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Former Vermont elections director discusses new job as a federal Election Security Advisor

Will Senning
Photo provided by Will Senning
Will Senning

Will Senning has been Vermont’s Director of Elections for a decade, helping make sure the elections process runs accurately and safely. He left that post this month to take a new position created in the Department of Homeland Security’s Department of Cybersecurity and Infrastructure Security Agency.

Senning spoke with WAMC North Country Bureau Chief Pat Bradley about his new job as an Election Security Advisor, but first reflected on the key challenges and how elections have changed over the past 10 years:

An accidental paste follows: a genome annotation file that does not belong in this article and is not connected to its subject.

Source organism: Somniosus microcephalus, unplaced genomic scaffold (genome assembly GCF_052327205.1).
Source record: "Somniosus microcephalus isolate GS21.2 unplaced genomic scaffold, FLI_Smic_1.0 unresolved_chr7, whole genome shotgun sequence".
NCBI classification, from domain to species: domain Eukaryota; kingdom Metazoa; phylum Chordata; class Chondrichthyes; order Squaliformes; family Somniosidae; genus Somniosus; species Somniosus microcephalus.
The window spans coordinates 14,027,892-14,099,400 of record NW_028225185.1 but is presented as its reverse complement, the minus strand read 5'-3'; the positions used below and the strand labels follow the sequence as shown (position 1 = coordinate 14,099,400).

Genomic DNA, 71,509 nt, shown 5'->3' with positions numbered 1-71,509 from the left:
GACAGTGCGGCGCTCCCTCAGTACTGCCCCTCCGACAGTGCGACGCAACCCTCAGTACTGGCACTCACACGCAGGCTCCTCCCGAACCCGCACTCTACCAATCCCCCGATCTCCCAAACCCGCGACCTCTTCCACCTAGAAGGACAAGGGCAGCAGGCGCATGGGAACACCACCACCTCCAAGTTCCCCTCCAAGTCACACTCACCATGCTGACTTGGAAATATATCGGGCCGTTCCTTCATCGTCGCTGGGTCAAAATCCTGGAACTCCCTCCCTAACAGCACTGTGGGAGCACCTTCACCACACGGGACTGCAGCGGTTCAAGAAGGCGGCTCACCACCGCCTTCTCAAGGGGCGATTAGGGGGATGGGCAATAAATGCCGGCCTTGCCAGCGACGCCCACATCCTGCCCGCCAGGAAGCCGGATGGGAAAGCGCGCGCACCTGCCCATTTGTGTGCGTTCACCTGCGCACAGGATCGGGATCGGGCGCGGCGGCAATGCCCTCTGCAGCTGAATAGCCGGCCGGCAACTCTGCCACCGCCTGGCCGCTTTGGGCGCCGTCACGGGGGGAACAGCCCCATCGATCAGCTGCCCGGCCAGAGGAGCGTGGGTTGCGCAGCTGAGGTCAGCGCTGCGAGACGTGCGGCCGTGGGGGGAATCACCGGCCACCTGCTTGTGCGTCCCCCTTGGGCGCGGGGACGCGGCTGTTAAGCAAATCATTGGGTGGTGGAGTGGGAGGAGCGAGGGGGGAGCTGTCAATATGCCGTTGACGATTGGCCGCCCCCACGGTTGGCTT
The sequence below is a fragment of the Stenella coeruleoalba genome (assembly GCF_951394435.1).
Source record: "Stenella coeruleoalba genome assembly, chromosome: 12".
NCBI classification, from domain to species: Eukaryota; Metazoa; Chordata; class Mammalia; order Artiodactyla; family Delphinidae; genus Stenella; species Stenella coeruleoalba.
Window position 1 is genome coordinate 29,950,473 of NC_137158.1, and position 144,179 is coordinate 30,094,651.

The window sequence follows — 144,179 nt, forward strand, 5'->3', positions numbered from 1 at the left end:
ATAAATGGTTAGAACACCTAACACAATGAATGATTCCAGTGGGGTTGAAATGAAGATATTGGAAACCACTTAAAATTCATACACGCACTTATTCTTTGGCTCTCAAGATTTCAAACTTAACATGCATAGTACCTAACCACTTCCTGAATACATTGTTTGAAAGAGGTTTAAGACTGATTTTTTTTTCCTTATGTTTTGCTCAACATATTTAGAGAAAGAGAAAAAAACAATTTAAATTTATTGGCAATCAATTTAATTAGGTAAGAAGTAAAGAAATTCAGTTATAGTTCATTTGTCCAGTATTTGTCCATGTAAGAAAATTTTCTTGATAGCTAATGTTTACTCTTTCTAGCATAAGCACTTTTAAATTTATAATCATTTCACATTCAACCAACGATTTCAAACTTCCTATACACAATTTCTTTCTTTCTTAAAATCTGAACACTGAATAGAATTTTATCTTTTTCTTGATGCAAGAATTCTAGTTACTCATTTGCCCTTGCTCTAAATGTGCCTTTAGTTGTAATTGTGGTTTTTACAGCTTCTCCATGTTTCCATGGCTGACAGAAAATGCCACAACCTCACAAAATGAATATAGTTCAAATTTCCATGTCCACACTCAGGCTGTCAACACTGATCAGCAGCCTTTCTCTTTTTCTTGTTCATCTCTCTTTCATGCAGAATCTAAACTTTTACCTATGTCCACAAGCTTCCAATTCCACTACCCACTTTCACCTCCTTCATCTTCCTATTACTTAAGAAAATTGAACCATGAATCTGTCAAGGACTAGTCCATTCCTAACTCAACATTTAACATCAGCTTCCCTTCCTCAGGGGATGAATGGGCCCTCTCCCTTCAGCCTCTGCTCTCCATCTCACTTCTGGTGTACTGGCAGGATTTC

I would say that they've changed fundamentally and really significantly. And biggest challenges are weaved into that I would say. They're kind of a result of that change. I started in (Vermont Secretary of State Election) Division actually 13 years ago in the spring of 2011. That was an election administrator for two years. So then in the spring of 2013 I became director. So, 2014 was my first election. And back in those days, essentially, nobody really knew our division existed. Back in those days with elections you watched the results on election night. You got the result. You trusted it and you moved on. And the guts of that process, the administration to the election itself, wasn't really something that people thought a lot about and just trusted and assumed that it was going the way it should. And really all of that started to change in 2016, the presidential election in 2016, and then really kind of hasn't stopped becoming a bigger and bigger focus of people's attention since then. And 2016, it was a function of the profile of that election and then the realization that our elections were under sort of significant cyber influence from foreign countries. That was sort of the big news of that election: Russian interference with the 2016 presidential election. And it was after that election that actually the federal government designated elections as critical infrastructure, which is a pretty significant designation at the federal level. So it's akin to the power grid, the dams around the country and other significant critical infrastructure as the name implies. And so elections got designated as critical infrastructure which focused a lot of federal resources and attention and funding on sort of shoring up the cyber defenses around elections, systems and software. And just generally paying more attention to election security at the federal level and at all levels. Sort of in parallel to that, right, is the really disappointing, significant, unhealthy rise of myths and disinformation about election administration. Allegations of fraud, allegations of errors in the process, fraud via both cyber means through voting machines and the allegations against election officials themselves and just growing distrust among the voting public in the process around elections. And that growth of myths and disinformation really, you know, I use the term that the profile of election administration has just risen exponentially since then. You know, for the last six years at least, I work all day on the elections business, shut my laptop down at 4:30, go get in the car, turn the radio on and they're talking about absentee balloting. And then turn the car off at home, go inside, turn on the evening news and they're talking about election administration. So it's become a sort of 24/7 part of our lifestyle right now. And when it is focused on the job you do day-in and day-out that becomes really stressful and really tiring. And I think you've seen that as election officials across the country have been turning over at a way higher rate in recent years than they had previously.